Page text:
COVID-19: Privacy-respecting alerts

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Florian Guitton
Florian Guitton

Governments across the world are evaluating means to safely move out of COVID-19 lockdown. The most effective solutions appear to be contact-tracing mobile applications developed to notify users of potential encounters with infected people and advise them to self-isolate and get tested.

Imperial College London has proposed simple and efficient privacy-respecting solutions, based on anonymised identifiers and consent. Many initiatives are following these guidelines or have similar approaches.

These apps would need to be installed by 60% of the population to be effective. Some apps may reach this threshold locally but not globally. Once the lockdown is relaxed, people will start travelling again, and some will likely be crossing borders. At this point, local effectiveness will no longer be sufficient, and a minimum of global collaboration will be required.

On top of these new apps, tech giants and many mobile applications (for commuters, joggers) already have the necessary data to compute contacts. We believe that reconciling contacts from all possible sources, globally and in a privacy-respecting way will maximise the impact.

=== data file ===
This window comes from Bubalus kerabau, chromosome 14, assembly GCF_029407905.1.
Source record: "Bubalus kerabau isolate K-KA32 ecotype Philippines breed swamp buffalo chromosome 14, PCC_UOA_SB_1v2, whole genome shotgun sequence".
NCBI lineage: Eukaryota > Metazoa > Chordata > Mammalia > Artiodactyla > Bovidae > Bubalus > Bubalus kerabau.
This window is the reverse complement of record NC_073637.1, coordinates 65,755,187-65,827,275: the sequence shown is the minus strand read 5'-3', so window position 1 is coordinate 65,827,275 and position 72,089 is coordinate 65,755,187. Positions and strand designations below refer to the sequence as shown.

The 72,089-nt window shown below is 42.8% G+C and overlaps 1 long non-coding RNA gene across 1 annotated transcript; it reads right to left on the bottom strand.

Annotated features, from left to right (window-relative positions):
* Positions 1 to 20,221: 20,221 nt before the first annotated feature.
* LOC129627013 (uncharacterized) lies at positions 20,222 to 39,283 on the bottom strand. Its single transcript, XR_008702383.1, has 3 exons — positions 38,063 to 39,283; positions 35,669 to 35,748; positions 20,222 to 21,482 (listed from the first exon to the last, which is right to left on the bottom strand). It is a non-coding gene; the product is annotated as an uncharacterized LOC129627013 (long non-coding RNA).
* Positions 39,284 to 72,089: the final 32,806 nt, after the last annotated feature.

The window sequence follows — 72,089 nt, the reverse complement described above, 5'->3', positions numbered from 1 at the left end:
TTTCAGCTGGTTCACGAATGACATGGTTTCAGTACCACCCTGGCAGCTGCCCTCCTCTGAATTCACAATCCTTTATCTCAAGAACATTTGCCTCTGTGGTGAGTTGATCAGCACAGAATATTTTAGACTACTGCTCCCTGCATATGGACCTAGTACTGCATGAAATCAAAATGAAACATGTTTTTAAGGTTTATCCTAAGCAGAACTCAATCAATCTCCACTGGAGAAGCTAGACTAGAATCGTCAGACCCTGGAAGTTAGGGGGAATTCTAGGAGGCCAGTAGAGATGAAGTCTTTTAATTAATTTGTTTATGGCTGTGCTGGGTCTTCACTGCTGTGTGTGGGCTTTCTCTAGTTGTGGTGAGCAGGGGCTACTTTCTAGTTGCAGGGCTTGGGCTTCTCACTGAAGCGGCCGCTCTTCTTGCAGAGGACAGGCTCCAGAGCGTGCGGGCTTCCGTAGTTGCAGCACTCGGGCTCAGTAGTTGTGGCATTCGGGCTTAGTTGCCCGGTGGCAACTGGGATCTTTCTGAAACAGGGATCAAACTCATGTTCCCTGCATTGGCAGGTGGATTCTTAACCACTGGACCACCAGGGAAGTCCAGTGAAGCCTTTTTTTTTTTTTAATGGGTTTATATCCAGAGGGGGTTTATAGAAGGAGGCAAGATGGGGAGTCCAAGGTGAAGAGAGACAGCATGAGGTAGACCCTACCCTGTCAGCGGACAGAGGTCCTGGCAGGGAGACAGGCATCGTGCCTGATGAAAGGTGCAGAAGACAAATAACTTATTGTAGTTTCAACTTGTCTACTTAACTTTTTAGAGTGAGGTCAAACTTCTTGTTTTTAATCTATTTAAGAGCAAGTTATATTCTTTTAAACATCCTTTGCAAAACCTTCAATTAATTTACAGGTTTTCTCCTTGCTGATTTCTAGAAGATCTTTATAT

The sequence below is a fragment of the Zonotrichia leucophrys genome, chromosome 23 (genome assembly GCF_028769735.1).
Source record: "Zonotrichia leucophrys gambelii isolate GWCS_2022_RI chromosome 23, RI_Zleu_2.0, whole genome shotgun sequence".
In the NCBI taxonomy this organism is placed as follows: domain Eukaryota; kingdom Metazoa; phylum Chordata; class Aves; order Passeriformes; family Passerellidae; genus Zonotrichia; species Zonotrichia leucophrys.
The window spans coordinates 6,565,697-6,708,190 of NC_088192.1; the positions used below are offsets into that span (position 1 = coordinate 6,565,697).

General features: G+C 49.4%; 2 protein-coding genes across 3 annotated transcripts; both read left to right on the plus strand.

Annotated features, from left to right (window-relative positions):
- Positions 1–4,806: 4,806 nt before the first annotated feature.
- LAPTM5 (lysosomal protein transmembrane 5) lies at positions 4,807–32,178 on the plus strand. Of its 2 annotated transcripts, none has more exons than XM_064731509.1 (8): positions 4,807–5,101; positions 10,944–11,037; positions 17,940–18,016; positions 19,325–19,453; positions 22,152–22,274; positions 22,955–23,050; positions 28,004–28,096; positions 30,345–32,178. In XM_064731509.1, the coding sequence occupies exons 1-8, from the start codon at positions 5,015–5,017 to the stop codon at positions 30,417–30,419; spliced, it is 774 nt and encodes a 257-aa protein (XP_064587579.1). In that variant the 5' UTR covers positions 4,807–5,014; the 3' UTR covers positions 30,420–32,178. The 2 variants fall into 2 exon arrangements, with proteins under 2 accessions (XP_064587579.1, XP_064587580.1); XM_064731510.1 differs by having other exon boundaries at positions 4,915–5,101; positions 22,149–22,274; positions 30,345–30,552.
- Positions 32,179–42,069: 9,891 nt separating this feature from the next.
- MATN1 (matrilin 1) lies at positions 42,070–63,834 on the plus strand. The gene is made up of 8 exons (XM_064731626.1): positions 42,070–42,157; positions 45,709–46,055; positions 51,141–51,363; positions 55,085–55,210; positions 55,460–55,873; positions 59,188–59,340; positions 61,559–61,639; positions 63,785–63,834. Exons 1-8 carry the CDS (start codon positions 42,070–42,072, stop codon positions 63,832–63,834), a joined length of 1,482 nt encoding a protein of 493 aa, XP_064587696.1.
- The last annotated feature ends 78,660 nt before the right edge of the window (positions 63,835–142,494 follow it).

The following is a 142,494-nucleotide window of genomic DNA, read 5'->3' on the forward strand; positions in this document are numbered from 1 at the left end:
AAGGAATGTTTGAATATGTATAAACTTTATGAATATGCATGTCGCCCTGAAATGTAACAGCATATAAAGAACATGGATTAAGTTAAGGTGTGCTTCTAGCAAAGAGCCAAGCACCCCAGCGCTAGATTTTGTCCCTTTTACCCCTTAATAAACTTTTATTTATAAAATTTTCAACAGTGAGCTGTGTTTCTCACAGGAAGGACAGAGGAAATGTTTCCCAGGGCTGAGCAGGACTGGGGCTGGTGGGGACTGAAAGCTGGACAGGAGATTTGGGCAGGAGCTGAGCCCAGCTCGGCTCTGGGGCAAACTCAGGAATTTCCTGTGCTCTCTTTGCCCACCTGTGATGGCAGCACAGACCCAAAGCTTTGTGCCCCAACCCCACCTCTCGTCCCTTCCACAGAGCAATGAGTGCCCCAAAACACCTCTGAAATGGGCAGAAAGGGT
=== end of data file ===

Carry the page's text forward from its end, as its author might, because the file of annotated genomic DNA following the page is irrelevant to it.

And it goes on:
As the most advanced company in distributed confidential computing, we can perform reconciliations of encrypted data, at scale, without disclosing anything to anyone, not even us.

We spent the last few weeks designing a neutral, auditable, and remotely verifiable service, to help public agencies accomplish this goal. When a user reports as infected, the encrypted service will securely reconcile data from all sources, and each source will be able to inform users via their app. To seed the service, we are building and open-sourcing a mobile application relying on Bluetooth tracing.

We have also designed ways for users reporting as infected to request a confirmation from their local health professionals. The goal is to prevent misuse and reduce the level of anxiety this service could generate.